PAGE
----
TROY — After two missions to the International Space Station on the Space Shuttle Endeavour, Col. Greg Johnson can attest it’s initially not easy to get one’s feet back on the ground.
Johnson, who served as pilot on Endeavour missions in 2008 and 2011, described life as an astronaut including dealing with weightlessness during a July 16 program at Upper Valley Medical Center’s Koester Pavilion.
The appearance was part of the introduction of an Alter-G antigravity treadmill now in use at Koester Pavilion. The equipment was purchased by the UVMC Foundation earlier this year.
The Alter-G treadmill was designed by NASA to mimic weightlessness and is used by astronauts as they adjust to the Earth’s gravity following time in the weightlessness of space. Johnson said astronauts gradually return to their earthly skills but aren’t allowed to engage in tasks such as driving for a couple of days.
The treadmill is used at Koester to help seniors recover from surgery, according to Kristy Osting, Koester admissions/marketing director.
“It allows weightlessness to the patient to be able to walk, when they may or may not have been able to do otherwise,” Osting said.
Amy Kentner, Koester administrator, approached the UVMC Foundation for potential funding for the equipment last year.
“Amy was very enthusiastic about it and really felt that Koester could make a difference in the lives of their rehab patients with this machine,” said Kathie Scarbrough, president of the UVMC Foundation.
The UVMC Foundation Board agreed to support the Alter-G purchase after seeing how it works, Scarbrough said. “The NASA-developed technology is very exciting, and our board was impressed with it and its potential,” she said. Funding came from the Foundation’s Torrence Funds, which are dedicated to rehabilitation and long-term care needs.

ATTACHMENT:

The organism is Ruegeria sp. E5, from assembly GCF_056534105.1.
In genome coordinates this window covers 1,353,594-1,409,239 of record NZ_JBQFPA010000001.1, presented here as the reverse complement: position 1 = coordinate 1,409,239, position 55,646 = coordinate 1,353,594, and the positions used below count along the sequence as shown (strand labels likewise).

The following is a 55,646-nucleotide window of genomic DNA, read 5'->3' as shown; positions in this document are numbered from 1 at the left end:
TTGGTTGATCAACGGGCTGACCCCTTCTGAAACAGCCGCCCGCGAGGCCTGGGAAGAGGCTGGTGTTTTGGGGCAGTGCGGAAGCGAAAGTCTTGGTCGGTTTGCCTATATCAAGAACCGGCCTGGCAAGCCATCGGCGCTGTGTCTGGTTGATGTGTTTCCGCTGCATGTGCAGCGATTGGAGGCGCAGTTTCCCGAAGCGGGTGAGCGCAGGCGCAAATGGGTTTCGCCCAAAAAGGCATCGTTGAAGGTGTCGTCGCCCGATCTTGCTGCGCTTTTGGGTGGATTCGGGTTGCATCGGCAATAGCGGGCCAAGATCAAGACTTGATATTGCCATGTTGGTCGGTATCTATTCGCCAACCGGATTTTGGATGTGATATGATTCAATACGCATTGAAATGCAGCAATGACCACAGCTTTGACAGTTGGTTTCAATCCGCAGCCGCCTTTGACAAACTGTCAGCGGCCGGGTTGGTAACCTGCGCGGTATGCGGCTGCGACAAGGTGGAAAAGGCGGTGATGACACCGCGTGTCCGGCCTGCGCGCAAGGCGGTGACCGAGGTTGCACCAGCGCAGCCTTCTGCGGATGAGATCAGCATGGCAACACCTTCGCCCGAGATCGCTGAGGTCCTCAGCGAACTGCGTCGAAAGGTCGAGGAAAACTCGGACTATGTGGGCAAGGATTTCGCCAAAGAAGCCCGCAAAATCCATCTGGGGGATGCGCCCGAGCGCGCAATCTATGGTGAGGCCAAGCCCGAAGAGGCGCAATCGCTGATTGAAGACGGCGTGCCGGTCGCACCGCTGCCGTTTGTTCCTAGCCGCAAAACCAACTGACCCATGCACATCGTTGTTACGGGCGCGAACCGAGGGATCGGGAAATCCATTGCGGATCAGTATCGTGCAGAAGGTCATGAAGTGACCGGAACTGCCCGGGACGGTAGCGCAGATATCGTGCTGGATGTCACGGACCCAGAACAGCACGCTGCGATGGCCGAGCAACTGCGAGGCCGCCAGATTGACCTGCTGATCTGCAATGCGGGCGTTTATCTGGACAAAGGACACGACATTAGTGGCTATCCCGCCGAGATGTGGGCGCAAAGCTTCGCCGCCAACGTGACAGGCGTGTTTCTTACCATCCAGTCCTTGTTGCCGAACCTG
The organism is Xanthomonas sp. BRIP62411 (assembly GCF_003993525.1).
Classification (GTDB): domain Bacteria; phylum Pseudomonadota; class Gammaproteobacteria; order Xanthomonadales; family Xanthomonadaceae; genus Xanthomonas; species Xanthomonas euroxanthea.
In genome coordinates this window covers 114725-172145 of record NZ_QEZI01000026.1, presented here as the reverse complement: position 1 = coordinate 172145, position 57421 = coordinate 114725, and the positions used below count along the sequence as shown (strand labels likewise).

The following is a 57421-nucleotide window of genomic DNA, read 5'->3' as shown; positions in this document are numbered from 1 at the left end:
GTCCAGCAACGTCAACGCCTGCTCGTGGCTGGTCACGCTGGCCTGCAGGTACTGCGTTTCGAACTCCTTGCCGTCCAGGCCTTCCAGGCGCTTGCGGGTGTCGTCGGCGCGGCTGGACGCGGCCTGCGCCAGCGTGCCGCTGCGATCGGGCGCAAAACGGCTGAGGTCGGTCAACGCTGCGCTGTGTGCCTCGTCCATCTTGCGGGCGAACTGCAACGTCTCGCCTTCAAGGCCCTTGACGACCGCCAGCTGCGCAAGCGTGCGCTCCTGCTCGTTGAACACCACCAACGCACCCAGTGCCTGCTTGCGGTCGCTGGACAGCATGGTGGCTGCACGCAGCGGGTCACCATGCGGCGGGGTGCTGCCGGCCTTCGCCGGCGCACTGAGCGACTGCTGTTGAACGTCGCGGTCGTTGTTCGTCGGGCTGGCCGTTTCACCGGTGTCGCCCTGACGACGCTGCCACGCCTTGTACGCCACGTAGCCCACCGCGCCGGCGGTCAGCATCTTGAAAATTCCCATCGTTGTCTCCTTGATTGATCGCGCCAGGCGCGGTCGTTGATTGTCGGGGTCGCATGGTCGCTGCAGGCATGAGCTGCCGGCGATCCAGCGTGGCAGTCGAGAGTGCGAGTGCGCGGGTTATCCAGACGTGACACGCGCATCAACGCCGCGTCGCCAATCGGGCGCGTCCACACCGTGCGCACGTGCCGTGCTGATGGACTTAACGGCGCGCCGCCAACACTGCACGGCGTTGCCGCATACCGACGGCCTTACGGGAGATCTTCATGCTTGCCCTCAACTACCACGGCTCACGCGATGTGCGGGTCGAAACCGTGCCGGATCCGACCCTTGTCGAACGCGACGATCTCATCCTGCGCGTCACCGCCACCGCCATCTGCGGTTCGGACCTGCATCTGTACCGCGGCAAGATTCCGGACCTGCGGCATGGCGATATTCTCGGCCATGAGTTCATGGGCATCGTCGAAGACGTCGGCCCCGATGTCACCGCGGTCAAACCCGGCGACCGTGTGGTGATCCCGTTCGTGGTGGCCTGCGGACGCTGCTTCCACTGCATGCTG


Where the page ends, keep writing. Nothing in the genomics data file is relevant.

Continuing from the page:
“The rehab patients who go to long-term care are not able to handle the more intensive program offered at the hospital inpatient rehab facility,” Scarbrough said. “So the Alter-G really helps give patients the boost they need. It keeps them from feeling like they are going to fall so they can concentrate on getting the exercise their muscles need to build back their strength and get back as much of their function as possible.”
During the presentation at Koester, attendees from preschoolers to those in their 90s took a ride into space with Johnson and his fellow astronauts via a video presentation. Johnson, who graduated from Park Hills High School in Fairborn, was an Air Force pilot when he joined the astronaut corps. He said his inspiration for becoming an astronaut was Ohio’s Neil Armstrong, the first man walk on the moon.
Among the thrills of space is being able to see things you can’t see on Earth, Johnson said. Among his treasures is a photo of his grandparents’ house in Traverse City, Michigan, that he took from space.
He left NASA two years ago and now is president/executive of the Center for the Advancement of Science in Space, a nonprofit that coordinates Space Station work in what he called a new era of space research following the end of the shuttle program. The Space Station work remains vital, Johnson said, because of its focus on improving life on earth.
“There is so much we can learn up there,” he said.
This article was submitted by Premier Health.